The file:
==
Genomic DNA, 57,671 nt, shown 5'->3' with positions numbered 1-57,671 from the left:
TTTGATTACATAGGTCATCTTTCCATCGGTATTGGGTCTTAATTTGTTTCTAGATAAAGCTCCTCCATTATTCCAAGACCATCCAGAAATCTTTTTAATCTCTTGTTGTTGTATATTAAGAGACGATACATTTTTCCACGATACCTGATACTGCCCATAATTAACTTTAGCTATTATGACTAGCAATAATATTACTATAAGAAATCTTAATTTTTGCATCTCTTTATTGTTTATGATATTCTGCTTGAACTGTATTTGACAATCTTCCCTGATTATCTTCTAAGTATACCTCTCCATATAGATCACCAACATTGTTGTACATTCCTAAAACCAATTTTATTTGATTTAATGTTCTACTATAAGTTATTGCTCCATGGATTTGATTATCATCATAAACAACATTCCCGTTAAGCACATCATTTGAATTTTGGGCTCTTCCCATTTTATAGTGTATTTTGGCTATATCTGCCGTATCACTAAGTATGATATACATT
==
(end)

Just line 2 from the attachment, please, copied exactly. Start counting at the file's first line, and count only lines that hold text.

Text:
TTTGATTACATAGGTCATCTTTCCATCGGTATTGGGTCTTAATTTGTTTCTAGATAAAGCTCCTCCATTATTCCAAGACCATCCAGAAATCTTTTTAATCTCTTGTTGTTGTATATTAAGAGACGATACATTTTTCCACGATACCTGATACTGCCCATAATTAACTTTAGCTATTATGACTAGCAATAATATTACTATAAGAAATCTTAATTTTTGCATCTCTTTATTGTTTATGATATTCTGCTTGAACTGTATTTGACAATCTTCCCTGATTATCTTCTAAGTATACCTCTCCATATAGATCACCAACATTGTTGTACATTCCTAAAACCAATTTTATTTGATTTAATGTTCTACTATAAGTTATTGCTCCATGGATTTGATTATCATCATAAACAACATTCCCGTTAAGCACATCATTTGAATTTTGGGCTCTTCCCATTTTATAGTGTATTTTGGCTATATCTGCCGTATCACTAAGTATGATATACATT